I don’t assume that Blacks are lazy, Arabs are terrorists, Asians are scholastic geniuses, or Geminis are optimistic non-conformists. I judge people individually, on who they are as a person, not on what arbitrary group they belong to. To paraphrase Martin Luther King, Jr., I believe a person should be judged not by the color of their skin—nor the date and time of their birth—but by the content of their character. Then again, I’m a Libra.

 

Comments:

#1 Janet Factor (Guest) on Monday January 11, 2010 at 10:27am

Nice, Ben. I like it. I always found being told what I was “really” like on the basis of my astrological sign infuriating.

#2 Max (Guest) on Monday January 11, 2010 at 11:58am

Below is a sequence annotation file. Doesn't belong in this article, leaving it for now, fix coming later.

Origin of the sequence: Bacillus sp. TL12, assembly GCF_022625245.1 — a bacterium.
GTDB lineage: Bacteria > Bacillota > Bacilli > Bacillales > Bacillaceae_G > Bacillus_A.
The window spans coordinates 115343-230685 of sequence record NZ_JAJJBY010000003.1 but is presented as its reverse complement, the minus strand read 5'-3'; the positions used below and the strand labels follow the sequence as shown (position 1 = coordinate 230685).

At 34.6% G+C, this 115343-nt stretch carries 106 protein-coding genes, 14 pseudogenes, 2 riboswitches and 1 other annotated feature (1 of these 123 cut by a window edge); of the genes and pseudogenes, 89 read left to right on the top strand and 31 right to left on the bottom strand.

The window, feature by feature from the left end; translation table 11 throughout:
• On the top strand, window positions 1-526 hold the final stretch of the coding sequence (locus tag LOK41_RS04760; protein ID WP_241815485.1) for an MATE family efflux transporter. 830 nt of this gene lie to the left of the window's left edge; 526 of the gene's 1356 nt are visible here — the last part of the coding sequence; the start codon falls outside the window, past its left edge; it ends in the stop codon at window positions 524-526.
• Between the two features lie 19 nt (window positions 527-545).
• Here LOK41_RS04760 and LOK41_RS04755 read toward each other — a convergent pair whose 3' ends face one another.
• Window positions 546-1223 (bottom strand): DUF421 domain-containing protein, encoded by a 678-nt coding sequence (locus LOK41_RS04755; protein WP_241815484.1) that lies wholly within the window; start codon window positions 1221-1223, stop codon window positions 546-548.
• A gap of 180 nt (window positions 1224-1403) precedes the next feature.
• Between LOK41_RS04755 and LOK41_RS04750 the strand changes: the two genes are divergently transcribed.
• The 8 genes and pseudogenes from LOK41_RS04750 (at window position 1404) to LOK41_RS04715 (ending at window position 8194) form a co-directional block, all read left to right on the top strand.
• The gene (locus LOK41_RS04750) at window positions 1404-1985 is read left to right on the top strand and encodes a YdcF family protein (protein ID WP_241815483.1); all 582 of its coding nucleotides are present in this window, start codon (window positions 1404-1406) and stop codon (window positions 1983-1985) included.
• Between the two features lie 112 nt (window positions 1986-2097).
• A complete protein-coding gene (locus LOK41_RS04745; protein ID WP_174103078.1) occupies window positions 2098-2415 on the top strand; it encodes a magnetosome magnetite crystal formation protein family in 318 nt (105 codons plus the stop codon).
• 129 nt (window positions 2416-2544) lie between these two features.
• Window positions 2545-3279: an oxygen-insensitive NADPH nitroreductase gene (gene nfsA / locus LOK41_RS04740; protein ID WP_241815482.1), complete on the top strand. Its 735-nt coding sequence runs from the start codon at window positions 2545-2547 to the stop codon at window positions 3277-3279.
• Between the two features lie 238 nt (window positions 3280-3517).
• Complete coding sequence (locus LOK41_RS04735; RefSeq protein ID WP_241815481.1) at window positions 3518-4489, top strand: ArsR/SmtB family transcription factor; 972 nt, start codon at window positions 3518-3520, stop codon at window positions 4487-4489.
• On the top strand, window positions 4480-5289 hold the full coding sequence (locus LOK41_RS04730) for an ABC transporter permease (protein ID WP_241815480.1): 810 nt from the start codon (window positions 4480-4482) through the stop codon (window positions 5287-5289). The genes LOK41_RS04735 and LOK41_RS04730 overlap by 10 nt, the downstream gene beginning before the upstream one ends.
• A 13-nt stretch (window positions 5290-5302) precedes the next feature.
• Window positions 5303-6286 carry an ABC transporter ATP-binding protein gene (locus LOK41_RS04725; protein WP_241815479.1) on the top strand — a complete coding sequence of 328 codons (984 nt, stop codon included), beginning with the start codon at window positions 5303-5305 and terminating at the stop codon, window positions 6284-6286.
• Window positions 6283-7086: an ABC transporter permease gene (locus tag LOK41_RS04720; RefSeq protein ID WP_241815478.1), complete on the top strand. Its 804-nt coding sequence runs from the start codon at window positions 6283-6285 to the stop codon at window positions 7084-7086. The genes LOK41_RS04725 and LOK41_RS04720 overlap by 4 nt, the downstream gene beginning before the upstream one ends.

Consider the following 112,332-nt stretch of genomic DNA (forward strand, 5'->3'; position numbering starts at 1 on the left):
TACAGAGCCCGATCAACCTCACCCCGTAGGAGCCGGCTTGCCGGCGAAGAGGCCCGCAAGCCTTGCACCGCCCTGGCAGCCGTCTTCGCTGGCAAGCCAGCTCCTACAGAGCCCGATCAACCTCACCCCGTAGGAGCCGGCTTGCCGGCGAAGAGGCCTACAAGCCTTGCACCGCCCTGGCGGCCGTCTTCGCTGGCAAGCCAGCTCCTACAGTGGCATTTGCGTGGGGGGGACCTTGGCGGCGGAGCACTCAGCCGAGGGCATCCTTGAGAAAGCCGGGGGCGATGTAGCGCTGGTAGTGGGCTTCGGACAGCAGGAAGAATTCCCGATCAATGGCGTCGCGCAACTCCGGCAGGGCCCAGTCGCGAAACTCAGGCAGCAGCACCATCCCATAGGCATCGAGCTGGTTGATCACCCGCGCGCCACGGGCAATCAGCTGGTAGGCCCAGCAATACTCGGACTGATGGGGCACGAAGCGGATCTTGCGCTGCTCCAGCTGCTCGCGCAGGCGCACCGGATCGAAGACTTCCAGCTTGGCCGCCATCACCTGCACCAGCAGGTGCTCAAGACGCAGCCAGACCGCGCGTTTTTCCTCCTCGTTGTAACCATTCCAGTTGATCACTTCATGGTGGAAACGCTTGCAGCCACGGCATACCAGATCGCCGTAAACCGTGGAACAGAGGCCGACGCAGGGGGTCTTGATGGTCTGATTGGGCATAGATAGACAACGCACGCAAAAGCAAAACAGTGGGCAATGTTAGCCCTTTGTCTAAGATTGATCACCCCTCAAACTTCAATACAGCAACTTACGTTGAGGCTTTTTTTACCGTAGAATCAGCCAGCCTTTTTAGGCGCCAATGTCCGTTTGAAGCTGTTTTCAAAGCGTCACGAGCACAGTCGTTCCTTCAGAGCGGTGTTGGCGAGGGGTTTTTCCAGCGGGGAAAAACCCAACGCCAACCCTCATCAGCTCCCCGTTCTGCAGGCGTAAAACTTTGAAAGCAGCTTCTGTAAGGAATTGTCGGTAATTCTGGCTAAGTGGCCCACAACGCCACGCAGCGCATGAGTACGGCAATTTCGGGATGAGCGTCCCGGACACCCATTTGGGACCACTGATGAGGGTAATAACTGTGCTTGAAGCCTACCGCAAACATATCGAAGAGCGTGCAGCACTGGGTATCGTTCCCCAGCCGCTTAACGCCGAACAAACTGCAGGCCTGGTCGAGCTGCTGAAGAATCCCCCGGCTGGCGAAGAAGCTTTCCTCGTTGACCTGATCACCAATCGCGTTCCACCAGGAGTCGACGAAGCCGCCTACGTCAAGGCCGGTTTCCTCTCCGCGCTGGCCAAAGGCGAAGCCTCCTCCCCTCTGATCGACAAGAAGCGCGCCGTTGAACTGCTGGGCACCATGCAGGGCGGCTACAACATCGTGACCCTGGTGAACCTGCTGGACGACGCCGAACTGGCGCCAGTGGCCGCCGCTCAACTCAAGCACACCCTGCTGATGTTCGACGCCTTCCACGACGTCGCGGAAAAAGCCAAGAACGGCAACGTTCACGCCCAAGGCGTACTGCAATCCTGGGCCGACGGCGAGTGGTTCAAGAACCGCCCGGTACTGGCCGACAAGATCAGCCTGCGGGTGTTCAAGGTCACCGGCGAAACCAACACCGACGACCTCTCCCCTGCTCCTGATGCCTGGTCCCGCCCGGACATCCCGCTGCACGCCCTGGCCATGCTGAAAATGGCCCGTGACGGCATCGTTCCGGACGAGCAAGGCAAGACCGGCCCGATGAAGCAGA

Not all stereotypes are based on pseudoscience and myths. Some are based on statistics, culture, genetics, and life experience.

“Challenging the widely held view that race is a ‘biologically meaningless’ concept, a leading population geneticist says that race is helpful for understanding ethnic differences in disease and response to drugs.”
(

#3 Max (Guest) on Monday January 11, 2010 at 12:00pm

Not all stereotypes are based on pseudoscience and myths. Some are based on statistics, culture, genetics, and life experience.

“Challenging the widely held view that race is a ‘biologically meaningless’ concept, a leading population geneticist says that race is helpful for understanding ethnic differences in disease and response to drugs.”
(nytimes.com/2002/07/30/science/race-is-seen-as-real-guide-to-track-roots-of-disease.html?pagewanted=1)

The following article on racial profiling quotes Jesse Jackson as saying, “There is nothing more painful for me at this stage in my life than to walk down the street and hear footsteps and start thinking about robbery—and then look around and see somebody white and feel relieved.”